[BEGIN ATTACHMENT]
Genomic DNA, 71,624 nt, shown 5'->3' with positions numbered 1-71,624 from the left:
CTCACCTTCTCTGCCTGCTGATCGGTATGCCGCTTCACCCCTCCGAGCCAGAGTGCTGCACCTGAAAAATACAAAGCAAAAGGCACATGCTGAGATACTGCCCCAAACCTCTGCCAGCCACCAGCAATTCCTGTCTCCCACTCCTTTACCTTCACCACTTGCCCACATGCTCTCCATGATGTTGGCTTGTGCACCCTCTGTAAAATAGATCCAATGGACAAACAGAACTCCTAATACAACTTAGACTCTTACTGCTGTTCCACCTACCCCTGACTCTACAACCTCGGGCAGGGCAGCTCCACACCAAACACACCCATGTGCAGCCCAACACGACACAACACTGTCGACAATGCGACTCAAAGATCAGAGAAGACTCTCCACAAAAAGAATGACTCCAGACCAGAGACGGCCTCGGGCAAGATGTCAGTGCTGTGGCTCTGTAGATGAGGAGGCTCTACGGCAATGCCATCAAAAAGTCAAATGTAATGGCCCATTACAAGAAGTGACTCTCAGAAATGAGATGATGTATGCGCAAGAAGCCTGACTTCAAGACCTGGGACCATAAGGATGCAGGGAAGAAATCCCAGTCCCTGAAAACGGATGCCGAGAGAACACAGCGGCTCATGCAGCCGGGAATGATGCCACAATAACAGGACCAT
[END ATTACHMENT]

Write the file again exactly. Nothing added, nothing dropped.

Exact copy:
Genomic DNA, 71,624 nt, shown 5'->3' with positions numbered 1-71,624 from the left:
CTCACCTTCTCTGCCTGCTGATCGGTATGCCGCTTCACCCCTCCGAGCCAGAGTGCTGCACCTGAAAAATACAAAGCAAAAGGCACATGCTGAGATACTGCCCCAAACCTCTGCCAGCCACCAGCAATTCCTGTCTCCCACTCCTTTACCTTCACCACTTGCCCACATGCTCTCCATGATGTTGGCTTGTGCACCCTCTGTAAAATAGATCCAATGGACAAACAGAACTCCTAATACAACTTAGACTCTTACTGCTGTTCCACCTACCCCTGACTCTACAACCTCGGGCAGGGCAGCTCCACACCAAACACACCCATGTGCAGCCCAACACGACACAACACTGTCGACAATGCGACTCAAAGATCAGAGAAGACTCTCCACAAAAAGAATGACTCCAGACCAGAGACGGCCTCGGGCAAGATGTCAGTGCTGTGGCTCTGTAGATGAGGAGGCTCTACGGCAATGCCATCAAAAAGTCAAATGTAATGGCCCATTACAAGAAGTGACTCTCAGAAATGAGATGATGTATGCGCAAGAAGCCTGACTTCAAGACCTGGGACCATAAGGATGCAGGGAAGAAATCCCAGTCCCTGAAAACGGATGCCGAGAGAACACAGCGGCTCATGCAGCCGGGAATGATGCCACAATAACAGGACCAT